Where you pay ongoing management fees or retainers to investment advisers, you will be able to claim
the expenditure as an allowable deduction. Only a proportion of the fee is deductible if the advice covers
non-investment matters or relates in part to investments that do not produce assessable income. You
cannot claim a deduction for a fee paid for drawing up an initial investment plan.
If you borrowed money to buy shares, you will be able to claim a deduction for the interest incurred
on the loan, provided it is reasonable to expect that assessable dividends will be derived from your
investment in the shares. Where the loan was also used for private purposes, you will be able to claim
only interest incurred on that part of the loan used to acquire the shares.
Interest on Capital Protected Borrowings
A capital protected borrowing is an arrangement under which listed shares, units or stapled securities
are acquired using a borrowing, where the borrower is wholly or partly protected against a fall in the
market value of the listed shares, units or stapled securities.
Interest attributable to capital protection under a capital protected borrowing arrangement for shares,
units or stapled securities entered into, or extended, on or after 1 July 2007 is not deductible. The interest is treated as if it were a payment for a put option. This treatment applies where the shares, units or
stapled securities are held on capital account for investment purposes.
You may be able to claim a deduction for travel expenses where you need to travel to service your investment portfolio. For example, to consult with a broker or to attend a stock exchange or company meeting. You can claim a deduction for the full amount of your expenses where the sole purpose of the travel relates to the share investment. Where the travel is predominantly of a private nature, only the expenses which relate directly to servicing your portfolio will be allowable deductions.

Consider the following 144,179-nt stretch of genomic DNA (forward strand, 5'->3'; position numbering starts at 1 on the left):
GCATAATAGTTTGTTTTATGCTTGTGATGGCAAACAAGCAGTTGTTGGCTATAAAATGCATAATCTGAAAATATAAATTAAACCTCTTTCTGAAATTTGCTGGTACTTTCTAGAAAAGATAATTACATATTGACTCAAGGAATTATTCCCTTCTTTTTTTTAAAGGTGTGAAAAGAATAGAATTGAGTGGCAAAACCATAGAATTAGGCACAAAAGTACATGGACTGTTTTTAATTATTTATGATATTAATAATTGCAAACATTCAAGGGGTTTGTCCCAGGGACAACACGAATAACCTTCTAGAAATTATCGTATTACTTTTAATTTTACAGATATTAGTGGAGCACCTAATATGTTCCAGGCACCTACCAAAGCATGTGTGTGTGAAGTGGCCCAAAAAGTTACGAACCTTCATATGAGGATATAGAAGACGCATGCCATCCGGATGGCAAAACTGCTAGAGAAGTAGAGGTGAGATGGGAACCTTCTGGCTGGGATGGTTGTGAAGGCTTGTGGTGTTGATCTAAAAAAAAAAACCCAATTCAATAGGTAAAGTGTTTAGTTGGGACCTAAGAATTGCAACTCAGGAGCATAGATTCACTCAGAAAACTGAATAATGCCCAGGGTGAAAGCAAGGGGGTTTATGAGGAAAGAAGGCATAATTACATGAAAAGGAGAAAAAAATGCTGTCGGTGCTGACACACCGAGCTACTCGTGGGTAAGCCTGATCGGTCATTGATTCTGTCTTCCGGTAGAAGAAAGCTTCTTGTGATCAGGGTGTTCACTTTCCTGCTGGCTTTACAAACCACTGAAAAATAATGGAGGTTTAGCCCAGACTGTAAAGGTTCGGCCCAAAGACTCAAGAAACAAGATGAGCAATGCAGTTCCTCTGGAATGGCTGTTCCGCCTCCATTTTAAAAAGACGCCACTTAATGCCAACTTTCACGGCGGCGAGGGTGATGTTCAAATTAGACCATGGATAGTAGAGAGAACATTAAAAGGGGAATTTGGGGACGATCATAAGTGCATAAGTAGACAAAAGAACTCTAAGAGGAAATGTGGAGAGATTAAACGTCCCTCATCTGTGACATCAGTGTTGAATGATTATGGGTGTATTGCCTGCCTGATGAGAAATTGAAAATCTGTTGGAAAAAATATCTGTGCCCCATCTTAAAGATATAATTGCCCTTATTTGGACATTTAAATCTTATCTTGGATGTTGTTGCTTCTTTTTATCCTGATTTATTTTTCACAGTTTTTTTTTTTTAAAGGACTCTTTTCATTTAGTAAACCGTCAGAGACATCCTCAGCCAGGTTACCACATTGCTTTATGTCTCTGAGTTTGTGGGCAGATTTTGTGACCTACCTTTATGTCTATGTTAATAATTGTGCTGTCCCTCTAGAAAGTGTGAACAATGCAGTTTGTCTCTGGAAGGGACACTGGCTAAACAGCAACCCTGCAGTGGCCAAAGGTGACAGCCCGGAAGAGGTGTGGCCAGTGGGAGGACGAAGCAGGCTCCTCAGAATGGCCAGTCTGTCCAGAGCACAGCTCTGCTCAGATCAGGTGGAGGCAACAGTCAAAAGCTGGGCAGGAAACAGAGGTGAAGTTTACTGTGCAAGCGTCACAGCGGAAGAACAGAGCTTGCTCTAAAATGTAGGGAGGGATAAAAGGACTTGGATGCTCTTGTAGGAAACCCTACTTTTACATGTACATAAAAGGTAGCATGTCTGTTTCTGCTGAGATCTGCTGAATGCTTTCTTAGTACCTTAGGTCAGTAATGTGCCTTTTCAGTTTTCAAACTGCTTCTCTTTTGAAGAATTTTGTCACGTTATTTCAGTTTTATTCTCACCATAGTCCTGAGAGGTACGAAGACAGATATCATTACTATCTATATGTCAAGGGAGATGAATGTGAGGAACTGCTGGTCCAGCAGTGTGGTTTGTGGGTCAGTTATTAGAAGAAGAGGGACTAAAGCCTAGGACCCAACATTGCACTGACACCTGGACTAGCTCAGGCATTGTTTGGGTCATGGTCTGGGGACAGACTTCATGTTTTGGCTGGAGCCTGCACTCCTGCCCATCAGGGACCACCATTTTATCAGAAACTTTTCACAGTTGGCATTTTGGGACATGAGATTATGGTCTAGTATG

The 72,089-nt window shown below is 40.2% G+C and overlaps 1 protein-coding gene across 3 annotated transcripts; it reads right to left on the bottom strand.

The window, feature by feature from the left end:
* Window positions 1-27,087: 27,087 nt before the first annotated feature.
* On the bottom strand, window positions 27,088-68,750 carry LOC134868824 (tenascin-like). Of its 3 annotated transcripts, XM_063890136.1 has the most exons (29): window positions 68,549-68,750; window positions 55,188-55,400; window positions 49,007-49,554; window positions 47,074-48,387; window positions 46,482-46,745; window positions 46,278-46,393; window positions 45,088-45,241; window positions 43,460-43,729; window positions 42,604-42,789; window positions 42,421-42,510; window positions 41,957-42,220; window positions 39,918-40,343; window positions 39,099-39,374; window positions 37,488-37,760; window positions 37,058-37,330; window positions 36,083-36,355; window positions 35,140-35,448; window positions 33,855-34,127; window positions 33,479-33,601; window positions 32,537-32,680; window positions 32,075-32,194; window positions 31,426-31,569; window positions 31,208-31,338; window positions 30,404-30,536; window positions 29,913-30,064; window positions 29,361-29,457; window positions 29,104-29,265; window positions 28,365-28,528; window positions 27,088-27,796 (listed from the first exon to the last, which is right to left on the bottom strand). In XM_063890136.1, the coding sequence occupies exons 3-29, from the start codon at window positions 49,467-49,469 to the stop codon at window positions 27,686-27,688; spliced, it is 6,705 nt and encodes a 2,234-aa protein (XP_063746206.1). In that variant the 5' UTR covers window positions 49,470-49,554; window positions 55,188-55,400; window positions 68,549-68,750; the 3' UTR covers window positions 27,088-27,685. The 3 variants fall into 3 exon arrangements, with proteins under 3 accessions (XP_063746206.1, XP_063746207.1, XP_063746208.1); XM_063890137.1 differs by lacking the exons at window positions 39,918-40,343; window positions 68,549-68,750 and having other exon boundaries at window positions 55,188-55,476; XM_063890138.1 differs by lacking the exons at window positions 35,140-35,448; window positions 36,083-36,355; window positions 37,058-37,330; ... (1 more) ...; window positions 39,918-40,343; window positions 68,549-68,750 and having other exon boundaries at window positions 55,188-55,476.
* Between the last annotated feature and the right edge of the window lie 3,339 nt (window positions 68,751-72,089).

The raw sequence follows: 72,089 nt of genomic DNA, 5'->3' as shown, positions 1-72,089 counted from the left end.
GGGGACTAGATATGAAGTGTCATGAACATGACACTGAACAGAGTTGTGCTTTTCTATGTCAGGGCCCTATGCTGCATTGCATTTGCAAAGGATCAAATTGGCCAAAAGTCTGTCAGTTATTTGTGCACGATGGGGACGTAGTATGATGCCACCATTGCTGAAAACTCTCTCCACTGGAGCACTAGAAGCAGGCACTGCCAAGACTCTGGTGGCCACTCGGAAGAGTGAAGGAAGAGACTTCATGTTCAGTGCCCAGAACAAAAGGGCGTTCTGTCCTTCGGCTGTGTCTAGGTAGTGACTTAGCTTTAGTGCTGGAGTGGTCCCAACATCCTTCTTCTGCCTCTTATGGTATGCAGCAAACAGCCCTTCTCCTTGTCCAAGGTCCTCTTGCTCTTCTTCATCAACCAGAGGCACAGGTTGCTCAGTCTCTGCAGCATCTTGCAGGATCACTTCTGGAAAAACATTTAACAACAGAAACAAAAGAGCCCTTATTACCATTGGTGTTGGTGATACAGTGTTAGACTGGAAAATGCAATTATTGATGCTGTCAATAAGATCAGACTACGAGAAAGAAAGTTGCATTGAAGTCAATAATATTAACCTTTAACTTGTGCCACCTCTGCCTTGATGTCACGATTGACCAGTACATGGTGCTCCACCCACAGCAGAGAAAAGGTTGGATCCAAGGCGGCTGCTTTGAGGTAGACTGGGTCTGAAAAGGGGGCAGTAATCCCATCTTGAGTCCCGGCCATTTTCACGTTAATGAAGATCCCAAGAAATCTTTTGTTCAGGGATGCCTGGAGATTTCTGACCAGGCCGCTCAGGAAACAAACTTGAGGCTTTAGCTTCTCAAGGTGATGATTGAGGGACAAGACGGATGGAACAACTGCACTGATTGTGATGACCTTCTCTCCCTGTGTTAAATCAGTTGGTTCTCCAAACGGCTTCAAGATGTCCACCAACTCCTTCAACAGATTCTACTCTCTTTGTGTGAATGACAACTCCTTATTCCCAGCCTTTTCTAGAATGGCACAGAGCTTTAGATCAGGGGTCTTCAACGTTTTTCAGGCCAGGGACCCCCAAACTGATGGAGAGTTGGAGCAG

Cost of Journals and Publications
You may be able to claim the cost of purchasing specialist investment journals and other publications, subscriptions or share market information services which you use to manage your share portfolio.
Internet Access and Computers
You may be able to claim some of the cost of internet access in managing your portfolio. For example,
if you use an internet broker to buy and sell shares, the cost of internet access will be deductible to the
extent you use the internet for this purpose. You cannot claim a deduction for the private use portion.
You can also claim a capital allowance (previously known as depreciation) for the decline in value of your
computer equipment to the extent that it has been used for income-producing purposes. You cannot
claim a capital allowance for the private use portion.
You may be able to claim expenses you incurred directly in taking out a loan for purchasing shares
which can reasonably be expected to produce assessable dividend income. The expenses may include
establishment fees, legal expenses and stamp duty on the loan.
If you incurred deductible expenses of this kind totalling more than $100, they must be apportioned over five years or the term of the loan, whichever is less. If your expenses are $100 or less, they are fully deductible in the year you incur them.
Dividends that include Listed Investment Company Capital Gain Amounts
If a Listed Investment Company (“LIC”) pays a dividend to you that includes a LIC capital gain amount, you may be entitled to an income tax deduction. You can claim a deduction if:
- You are an individual;
- You were an Australian resident when a LIC paid you a dividend;
- The dividend was paid to you after 1 July 2001; and
- The dividend included a LIC capital gain amount and the capital gain resulted from a CGT (Capital
- Gains Tax”) event happening to a CGT asset owned by the LIC for at least twelve months.
Any other expenses you incur which relate directly to maintaining your portfolio are also deductible.
These could include bookkeeping expenses and postage.
Unless you are carrying on a business of share trading, you cannot claim a deduction for the cost of
acquiring shares (for example, expenses for brokerage and stamp duty). These will form part of the cost
base for CGT purposes when you dispose of the shares. Unless you are carrying on a business of share
trading, you cannot claim a deduction for a loss on the disposal of shares. The loss is a capital loss for